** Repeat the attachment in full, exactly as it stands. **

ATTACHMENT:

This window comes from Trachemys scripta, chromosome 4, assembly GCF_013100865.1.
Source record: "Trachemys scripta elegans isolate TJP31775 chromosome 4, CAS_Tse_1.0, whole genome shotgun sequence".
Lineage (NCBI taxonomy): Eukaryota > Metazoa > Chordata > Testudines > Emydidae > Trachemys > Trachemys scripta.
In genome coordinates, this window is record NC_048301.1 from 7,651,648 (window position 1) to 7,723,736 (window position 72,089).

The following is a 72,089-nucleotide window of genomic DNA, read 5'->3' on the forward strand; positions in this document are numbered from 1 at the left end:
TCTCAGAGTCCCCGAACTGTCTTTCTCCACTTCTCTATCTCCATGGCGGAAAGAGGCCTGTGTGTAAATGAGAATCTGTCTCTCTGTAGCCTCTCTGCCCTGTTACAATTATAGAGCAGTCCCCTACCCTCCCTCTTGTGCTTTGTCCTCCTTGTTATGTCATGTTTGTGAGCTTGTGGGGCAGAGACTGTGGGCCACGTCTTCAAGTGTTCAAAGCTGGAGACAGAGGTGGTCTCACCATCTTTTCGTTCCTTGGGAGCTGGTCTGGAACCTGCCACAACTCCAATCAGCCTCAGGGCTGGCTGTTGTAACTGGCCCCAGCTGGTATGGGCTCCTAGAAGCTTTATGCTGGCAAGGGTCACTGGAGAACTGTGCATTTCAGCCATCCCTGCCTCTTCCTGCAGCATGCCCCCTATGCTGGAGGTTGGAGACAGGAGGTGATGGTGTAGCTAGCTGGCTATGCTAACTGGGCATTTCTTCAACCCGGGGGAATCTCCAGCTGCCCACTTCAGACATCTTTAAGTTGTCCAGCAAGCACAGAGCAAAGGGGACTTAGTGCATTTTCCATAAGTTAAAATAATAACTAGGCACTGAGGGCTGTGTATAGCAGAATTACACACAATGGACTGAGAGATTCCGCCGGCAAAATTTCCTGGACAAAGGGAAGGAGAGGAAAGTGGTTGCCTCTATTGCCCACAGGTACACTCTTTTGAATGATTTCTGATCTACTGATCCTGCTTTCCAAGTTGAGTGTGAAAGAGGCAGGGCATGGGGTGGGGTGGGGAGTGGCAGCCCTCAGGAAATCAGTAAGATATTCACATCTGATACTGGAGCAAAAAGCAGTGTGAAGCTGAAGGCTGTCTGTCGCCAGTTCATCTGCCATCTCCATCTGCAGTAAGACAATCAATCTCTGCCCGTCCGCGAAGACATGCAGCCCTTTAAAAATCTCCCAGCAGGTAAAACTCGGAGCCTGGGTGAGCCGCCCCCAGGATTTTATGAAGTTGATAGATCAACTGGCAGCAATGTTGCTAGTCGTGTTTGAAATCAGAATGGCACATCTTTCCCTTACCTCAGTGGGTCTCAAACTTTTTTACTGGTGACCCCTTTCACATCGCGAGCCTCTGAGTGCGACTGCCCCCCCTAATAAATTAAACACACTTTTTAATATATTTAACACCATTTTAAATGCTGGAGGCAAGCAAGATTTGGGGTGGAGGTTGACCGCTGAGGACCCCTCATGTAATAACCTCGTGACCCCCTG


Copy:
This window comes from Trachemys scripta, chromosome 4, assembly GCF_013100865.1.
Source record: "Trachemys scripta elegans isolate TJP31775 chromosome 4, CAS_Tse_1.0, whole genome shotgun sequence".
Lineage (NCBI taxonomy): Eukaryota > Metazoa > Chordata > Testudines > Emydidae > Trachemys > Trachemys scripta.
In genome coordinates, this window is record NC_048301.1 from 7,651,648 (window position 1) to 7,723,736 (window position 72,089).

The following is a 72,089-nucleotide window of genomic DNA, read 5'->3' on the forward strand; positions in this document are numbered from 1 at the left end:
TCTCAGAGTCCCCGAACTGTCTTTCTCCACTTCTCTATCTCCATGGCGGAAAGAGGCCTGTGTGTAAATGAGAATCTGTCTCTCTGTAGCCTCTCTGCCCTGTTACAATTATAGAGCAGTCCCCTACCCTCCCTCTTGTGCTTTGTCCTCCTTGTTATGTCATGTTTGTGAGCTTGTGGGGCAGAGACTGTGGGCCACGTCTTCAAGTGTTCAAAGCTGGAGACAGAGGTGGTCTCACCATCTTTTCGTTCCTTGGGAGCTGGTCTGGAACCTGCCACAACTCCAATCAGCCTCAGGGCTGGCTGTTGTAACTGGCCCCAGCTGGTATGGGCTCCTAGAAGCTTTATGCTGGCAAGGGTCACTGGAGAACTGTGCATTTCAGCCATCCCTGCCTCTTCCTGCAGCATGCCCCCTATGCTGGAGGTTGGAGACAGGAGGTGATGGTGTAGCTAGCTGGCTATGCTAACTGGGCATTTCTTCAACCCGGGGGAATCTCCAGCTGCCCACTTCAGACATCTTTAAGTTGTCCAGCAAGCACAGAGCAAAGGGGACTTAGTGCATTTTCCATAAGTTAAAATAATAACTAGGCACTGAGGGCTGTGTATAGCAGAATTACACACAATGGACTGAGAGATTCCGCCGGCAAAATTTCCTGGACAAAGGGAAGGAGAGGAAAGTGGTTGCCTCTATTGCCCACAGGTACACTCTTTTGAATGATTTCTGATCTACTGATCCTGCTTTCCAAGTTGAGTGTGAAAGAGGCAGGGCATGGGGTGGGGTGGGGAGTGGCAGCCCTCAGGAAATCAGTAAGATATTCACATCTGATACTGGAGCAAAAAGCAGTGTGAAGCTGAAGGCTGTCTGTCGCCAGTTCATCTGCCATCTCCATCTGCAGTAAGACAATCAATCTCTGCCCGTCCGCGAAGACATGCAGCCCTTTAAAAATCTCCCAGCAGGTAAAACTCGGAGCCTGGGTGAGCCGCCCCCAGGATTTTATGAAGTTGATAGATCAACTGGCAGCAATGTTGCTAGTCGTGTTTGAAATCAGAATGGCACATCTTTCCCTTACCTCAGTGGGTCTCAAACTTTTTTACTGGTGACCCCTTTCACATCGCGAGCCTCTGAGTGCGACTGCCCCCCCTAATAAATTAAACACACTTTTTAATATATTTAACACCATTTTAAATGCTGGAGGCAAGCAAGATTTGGGGTGGAGGTTGACCGCTGAGGACCCCTCATGTAATAACCTCGTGACCCCCTG